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Levittown, Once a Symbol of Middle-Class, Now a Bastion for Those Struggling to Stay in It

Monday, July 09, 2012

A house in Levittown is foreclosed upon in Marc Levin's documentary "Hard Times: Lost on Long Island"

A documentarian who chronicled long-term unemployment on Long Island for a new HBO documentary said he was “shocked” to find the new poor living in the suburbs once designed to foster middle-class lifestyles.

Speaking on WNYC’s Brian Lehrer Show on Monday, Emmy Award-winning director Marc Levin who grew up in the suburbs said he focused primarily on “mid-Island” and Levittown because it was once the symbol of America’s commitment to middle class.

“One of the things that shocked me, and one of the reasons we did this on Long Island was … the suburbs in the United States are now the fastest-growing area of poverty in our country,” he said.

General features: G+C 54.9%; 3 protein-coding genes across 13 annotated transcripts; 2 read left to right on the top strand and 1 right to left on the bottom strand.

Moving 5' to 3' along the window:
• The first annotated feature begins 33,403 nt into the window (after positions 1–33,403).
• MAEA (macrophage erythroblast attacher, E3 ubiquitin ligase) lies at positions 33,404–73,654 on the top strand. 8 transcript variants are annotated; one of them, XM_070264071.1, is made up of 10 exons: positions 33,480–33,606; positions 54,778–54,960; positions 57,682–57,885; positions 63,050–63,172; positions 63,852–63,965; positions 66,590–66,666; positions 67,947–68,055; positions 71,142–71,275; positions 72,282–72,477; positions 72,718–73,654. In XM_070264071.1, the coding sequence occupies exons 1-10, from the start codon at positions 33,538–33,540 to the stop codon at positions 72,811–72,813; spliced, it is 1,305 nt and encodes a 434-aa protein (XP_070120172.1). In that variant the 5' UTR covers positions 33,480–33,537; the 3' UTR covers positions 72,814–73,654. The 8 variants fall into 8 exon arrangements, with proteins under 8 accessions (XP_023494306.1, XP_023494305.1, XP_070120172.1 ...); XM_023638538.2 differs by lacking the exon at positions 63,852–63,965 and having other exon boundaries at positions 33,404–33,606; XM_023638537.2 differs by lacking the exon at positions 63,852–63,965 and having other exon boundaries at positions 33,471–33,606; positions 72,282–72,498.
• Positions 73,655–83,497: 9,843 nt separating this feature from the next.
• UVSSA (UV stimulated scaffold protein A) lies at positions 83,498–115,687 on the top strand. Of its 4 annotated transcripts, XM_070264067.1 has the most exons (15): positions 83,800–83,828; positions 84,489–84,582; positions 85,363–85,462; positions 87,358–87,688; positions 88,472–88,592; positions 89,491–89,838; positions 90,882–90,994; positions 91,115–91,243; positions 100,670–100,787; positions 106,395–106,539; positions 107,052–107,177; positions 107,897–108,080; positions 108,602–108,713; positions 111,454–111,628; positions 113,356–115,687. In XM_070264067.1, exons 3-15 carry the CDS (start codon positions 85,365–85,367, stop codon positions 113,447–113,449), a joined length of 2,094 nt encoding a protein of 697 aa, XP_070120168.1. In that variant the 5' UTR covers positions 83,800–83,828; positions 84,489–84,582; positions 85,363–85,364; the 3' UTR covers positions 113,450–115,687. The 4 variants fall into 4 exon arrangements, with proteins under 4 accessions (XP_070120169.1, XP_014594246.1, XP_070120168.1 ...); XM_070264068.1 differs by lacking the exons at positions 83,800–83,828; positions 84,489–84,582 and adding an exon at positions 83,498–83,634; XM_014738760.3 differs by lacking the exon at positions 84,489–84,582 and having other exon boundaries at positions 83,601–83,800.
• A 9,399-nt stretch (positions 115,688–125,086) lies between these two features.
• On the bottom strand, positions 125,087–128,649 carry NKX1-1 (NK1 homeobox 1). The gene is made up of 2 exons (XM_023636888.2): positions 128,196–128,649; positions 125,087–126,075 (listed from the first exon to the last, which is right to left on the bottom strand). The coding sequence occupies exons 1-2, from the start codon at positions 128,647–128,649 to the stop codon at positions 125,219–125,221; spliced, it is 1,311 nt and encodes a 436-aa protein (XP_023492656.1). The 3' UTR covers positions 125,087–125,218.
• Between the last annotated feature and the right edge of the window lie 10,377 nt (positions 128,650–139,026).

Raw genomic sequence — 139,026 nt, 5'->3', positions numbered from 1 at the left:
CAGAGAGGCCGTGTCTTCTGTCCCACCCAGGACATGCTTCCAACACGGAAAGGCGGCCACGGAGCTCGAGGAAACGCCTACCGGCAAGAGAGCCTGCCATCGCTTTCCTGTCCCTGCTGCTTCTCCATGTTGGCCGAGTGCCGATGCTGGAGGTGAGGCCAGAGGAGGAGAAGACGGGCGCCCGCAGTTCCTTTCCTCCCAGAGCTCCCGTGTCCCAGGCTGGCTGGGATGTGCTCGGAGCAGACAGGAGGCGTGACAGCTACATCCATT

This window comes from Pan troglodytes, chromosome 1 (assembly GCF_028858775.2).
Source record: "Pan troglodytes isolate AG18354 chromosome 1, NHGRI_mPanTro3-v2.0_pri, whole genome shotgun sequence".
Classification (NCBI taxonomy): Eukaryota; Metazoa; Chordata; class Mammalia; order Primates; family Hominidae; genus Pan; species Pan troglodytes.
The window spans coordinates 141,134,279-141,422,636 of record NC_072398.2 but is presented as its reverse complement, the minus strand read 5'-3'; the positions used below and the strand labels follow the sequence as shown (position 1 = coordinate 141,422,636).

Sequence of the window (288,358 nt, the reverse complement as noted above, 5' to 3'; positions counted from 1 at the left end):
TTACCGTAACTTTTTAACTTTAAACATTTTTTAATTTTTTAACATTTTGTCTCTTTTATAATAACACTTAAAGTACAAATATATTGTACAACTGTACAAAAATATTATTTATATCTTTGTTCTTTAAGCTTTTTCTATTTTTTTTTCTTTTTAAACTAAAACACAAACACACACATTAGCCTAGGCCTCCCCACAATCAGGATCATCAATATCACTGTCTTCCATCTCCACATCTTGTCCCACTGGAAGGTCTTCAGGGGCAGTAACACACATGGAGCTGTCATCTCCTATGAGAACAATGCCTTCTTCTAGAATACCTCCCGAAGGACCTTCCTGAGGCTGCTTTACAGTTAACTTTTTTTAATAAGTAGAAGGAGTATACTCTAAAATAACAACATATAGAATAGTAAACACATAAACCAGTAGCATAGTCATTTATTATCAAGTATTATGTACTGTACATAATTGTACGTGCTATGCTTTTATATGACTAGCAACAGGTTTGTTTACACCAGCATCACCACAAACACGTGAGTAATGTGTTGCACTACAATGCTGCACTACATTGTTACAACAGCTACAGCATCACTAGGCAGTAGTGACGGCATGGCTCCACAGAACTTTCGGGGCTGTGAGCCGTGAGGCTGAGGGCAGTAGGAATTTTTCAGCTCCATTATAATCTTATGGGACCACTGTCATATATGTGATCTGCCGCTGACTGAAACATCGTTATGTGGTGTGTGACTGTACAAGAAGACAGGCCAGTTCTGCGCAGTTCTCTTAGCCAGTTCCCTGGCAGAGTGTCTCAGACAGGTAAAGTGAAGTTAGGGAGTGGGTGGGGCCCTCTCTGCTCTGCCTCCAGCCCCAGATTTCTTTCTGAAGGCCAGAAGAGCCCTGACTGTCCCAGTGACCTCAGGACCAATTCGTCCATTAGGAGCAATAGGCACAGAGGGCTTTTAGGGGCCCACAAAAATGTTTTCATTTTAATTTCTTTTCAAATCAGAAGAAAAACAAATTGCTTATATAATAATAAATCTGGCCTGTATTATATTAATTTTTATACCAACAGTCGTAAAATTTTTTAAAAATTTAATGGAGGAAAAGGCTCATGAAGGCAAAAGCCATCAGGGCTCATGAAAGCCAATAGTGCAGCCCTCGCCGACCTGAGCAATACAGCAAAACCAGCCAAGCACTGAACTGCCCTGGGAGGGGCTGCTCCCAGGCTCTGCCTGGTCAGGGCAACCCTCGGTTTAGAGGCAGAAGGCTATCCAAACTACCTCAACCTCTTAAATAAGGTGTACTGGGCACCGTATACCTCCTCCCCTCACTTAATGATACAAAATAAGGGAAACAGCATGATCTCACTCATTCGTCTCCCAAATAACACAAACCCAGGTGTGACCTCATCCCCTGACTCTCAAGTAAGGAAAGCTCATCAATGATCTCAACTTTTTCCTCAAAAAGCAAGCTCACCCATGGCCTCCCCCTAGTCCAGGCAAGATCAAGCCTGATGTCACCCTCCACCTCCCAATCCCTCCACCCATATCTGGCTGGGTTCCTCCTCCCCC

Levin added: “Our suburban communities, again going back to Levittown, were built on the exact opposite idea, that this was a place to help people live the good life, the middle class life.”

Nassau County has No. 2 highest in New York state.

In his documentary “Hard Times: Lost on Long Island,” Levin follows four families facing long-term unemployment.

Many families are making too much to qualify for government-sponsored programs such as food stamps, but are just scraping by, he said. Levin said families he encountered were not reluctant to downscale professionally — but did feel a sense of shame.

“There’s a sense of shame about doing it, and there’s a sense of fear about where you’re going to end up,” he said.

The documentary airs on HBO at 9 p.m. on Monday.

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